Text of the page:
Zulu: Original Soundtrack Recording

Original Soundtrack Recording & Selection Of Zulu Stamps
John Barry (1964)

One Saturday morning, in the not so distant past, I was scrounging around the record bins at a local fete when I came across the Soundtrack to Zulu. Strangely, I wasn’t too familiar with the music. Why is this strange? For one, I am a huge fan of John Barry, and secondly, when I was at college, I shared a house with a bloke whose favourite film was Zulu. He’d drag out his old VHS copy at all hours. In the middle of the night, I’d wake up in terror, hearing strange chants emanating from the lounge room. To cut a long story short, I picked up a copy of the album. Hey, it was only two dollars!

Since that day, I have found out that there are all sorts of re-issues, and re-recordings of the Zulu Soundtrack. The one I am talking about here is the 1964 version, with narration by Richard Burton (well you’d want that, wouldn’t you?), and on the second side of the album, what is described as a selection of Zulu Stamps. Well they are not exactly ‘Zulu Stamps’. They are sixties pop reworkings of John Barry’s themes from the movie. They do have an African influence, but they are hardly traditional ‘Zulu’ music. Here’s a snippet from Cy Endfield’s liner notes.

”A number of these great traditional dance and song themes have been studied by the brilliant composer and arranger John Barry, who scored the film, and converted to a music so that all of us who listen to this record can do a little dancing of our own. If you learn the Zulu Stamp you will be doing some of the exciting, groovy dance movements that the Zulus themselves use.”

With an enticement like that, I am sure that many bored sixties housewives, while their husbands were at work, and their kids were at school, urged on by the primitive jungle rhythms would throw themselves around the lounge room doing the Zulu Stamp.

The music on the first side of the album, however is quite brilliant. Not that I expected anything less from Barry. It is good stirring stuff, that reflects the bravery of the men who held their positions at Rorke’s Drift as wave after wave of Zulu warrior swept down upon them. I know that sounds pompous, but those who have seen the film will know what I mean.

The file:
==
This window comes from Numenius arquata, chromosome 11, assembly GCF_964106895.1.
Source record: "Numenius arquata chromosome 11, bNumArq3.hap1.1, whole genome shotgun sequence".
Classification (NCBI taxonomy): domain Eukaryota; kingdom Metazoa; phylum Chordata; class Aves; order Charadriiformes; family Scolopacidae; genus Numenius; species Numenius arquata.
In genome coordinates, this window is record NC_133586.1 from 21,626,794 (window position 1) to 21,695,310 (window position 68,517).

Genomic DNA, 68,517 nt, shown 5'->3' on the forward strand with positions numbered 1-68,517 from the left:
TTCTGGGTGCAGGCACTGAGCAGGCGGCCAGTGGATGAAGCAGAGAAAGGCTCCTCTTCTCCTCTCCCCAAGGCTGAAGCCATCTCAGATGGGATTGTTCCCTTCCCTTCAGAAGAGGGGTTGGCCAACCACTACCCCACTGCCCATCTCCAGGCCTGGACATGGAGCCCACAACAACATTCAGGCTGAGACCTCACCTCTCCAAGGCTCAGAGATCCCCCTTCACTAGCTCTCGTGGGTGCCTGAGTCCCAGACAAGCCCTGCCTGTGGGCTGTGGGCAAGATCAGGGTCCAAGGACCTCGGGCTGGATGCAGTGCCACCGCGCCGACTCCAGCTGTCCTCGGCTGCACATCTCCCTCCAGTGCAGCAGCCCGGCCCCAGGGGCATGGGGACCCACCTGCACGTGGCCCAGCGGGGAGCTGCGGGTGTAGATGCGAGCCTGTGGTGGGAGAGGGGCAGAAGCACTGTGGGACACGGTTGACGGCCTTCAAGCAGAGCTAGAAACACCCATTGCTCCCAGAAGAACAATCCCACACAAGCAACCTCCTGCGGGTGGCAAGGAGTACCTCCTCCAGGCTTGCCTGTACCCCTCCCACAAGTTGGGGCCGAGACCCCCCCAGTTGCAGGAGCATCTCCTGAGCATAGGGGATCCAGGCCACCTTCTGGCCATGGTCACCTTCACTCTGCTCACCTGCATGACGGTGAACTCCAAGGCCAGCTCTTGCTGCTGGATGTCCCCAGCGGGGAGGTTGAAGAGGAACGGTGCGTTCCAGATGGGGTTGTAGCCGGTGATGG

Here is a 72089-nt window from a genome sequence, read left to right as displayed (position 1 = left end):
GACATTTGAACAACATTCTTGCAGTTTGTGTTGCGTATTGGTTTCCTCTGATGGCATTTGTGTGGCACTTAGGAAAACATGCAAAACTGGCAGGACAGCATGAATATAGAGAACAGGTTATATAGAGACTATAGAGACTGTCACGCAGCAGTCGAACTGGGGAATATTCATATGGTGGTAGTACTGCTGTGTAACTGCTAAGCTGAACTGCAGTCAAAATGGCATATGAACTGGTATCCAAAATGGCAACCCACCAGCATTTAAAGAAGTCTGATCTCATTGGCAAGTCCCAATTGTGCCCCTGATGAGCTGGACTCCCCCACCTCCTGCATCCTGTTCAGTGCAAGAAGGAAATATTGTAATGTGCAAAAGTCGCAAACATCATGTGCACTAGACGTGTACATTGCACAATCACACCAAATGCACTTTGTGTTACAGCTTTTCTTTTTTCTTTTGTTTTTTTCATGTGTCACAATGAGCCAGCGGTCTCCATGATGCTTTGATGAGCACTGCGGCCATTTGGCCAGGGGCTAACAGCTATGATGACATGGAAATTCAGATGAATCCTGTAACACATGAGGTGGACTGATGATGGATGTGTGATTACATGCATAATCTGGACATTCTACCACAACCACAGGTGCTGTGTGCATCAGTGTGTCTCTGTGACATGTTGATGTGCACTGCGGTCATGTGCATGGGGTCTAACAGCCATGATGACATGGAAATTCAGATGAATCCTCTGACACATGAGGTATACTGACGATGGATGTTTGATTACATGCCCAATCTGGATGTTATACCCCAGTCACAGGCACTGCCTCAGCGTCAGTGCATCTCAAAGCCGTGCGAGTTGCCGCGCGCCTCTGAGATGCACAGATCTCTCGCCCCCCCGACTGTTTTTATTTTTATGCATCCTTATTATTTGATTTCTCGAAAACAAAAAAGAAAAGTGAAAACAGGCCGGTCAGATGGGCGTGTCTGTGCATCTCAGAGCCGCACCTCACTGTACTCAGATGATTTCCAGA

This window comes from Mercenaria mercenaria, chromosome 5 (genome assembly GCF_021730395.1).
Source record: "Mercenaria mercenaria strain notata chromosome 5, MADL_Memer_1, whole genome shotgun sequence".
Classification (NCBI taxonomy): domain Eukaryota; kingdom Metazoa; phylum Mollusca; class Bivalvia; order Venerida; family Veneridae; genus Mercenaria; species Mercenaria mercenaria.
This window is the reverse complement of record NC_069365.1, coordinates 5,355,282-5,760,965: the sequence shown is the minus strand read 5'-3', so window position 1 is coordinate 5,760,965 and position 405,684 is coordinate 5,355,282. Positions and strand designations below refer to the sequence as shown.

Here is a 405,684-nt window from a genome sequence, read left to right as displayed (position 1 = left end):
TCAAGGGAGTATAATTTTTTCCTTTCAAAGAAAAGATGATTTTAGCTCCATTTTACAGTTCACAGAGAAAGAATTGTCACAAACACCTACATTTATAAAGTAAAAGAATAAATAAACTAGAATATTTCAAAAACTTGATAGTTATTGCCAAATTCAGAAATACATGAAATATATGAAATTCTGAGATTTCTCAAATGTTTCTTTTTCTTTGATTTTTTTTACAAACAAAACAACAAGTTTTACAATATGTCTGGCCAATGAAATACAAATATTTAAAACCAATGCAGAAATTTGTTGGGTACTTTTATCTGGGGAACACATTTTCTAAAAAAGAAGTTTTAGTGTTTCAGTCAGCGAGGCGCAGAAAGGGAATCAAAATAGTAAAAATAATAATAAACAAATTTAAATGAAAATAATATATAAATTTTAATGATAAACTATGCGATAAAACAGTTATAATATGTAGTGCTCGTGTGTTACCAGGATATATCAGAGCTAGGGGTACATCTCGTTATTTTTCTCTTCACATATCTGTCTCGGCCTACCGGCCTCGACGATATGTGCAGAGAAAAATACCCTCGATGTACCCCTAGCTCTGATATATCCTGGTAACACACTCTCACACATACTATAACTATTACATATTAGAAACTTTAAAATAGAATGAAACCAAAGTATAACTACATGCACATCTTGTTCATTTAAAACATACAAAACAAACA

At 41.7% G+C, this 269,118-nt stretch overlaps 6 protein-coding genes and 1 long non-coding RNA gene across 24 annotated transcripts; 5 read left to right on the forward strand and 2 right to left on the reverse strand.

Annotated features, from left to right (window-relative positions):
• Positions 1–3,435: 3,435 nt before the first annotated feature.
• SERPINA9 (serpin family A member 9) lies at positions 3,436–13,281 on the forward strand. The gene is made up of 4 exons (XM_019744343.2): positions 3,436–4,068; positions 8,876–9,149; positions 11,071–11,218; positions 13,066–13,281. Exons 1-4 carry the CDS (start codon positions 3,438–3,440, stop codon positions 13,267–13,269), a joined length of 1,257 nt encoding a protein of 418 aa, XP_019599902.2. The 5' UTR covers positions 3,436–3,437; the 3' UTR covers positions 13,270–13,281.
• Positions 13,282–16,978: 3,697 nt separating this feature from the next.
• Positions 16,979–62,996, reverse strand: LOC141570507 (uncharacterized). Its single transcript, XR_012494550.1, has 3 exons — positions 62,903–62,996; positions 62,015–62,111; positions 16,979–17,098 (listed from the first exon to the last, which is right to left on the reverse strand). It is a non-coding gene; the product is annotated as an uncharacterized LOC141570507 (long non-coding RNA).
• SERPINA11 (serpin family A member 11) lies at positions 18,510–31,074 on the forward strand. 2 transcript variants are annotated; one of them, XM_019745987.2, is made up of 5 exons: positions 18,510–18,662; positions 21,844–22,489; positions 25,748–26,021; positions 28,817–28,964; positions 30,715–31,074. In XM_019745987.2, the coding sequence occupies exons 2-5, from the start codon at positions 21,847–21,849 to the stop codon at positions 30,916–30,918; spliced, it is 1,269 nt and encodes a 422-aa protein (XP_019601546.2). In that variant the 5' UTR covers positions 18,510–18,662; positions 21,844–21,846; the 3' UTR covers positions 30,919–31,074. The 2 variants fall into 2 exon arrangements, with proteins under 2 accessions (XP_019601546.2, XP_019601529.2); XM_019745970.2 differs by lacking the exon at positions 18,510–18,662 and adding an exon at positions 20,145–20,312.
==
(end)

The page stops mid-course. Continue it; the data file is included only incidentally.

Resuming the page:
TRACK LISTING:
Side One: Original Soundtrack Recording
1. Main Title Theme – Isandhlwana 1879 (Narration by Richard Burton)
2. News Of The Massacre – Rorke’s Drift Threatened
3. Wagons Over
4. First Zulu Appearance And Assault
5. Durnfords Horse Arrive And Depart – The Third Assault
6. Zulu’s Final Appearance And Salute
7. The V.C. Roll and Men Of Harlech

Side Two: Selection Of Zulu Stamps
1. Stamp And Shake
2. High Grass
3. Zulu Stamp
4. Big Shield
5. Zulu Maid
6. Monkey Feathers

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Zulu: Original Soundtrack Recording

Where Eagles Dare (1968)

Directed by Brian G. Hutton
Richard Burton, Clint Eastwood, Mary Ure, Ingrid Pitt, Derren Nesbitt, Patrick Wymark, Michael Hordern, Anton Differing, Robert Beatty, Donald Houston, Peter Barkworth, William Squire, Neil McCarthy, Brook Williams
Music by Ron Goodwin
Based on the novel by Alistair MacLean

It is often a fine line between some war films and some spy films, but generally the nature of the mission helps to separate the films into their correct categories. There is no mistaking that Saving Private Ryan is a war film. Whereas Where Eagles Dare, I believe is a spy film. At no time are the characters referred to as ‘soldiers’ – they are always referred to as ‘agents’. Also they are dressed in enemy uniform which makes them spies. So Where Eagles Dare is one of the great spy films. It is also one of the great ‘Boys Own Adventures’.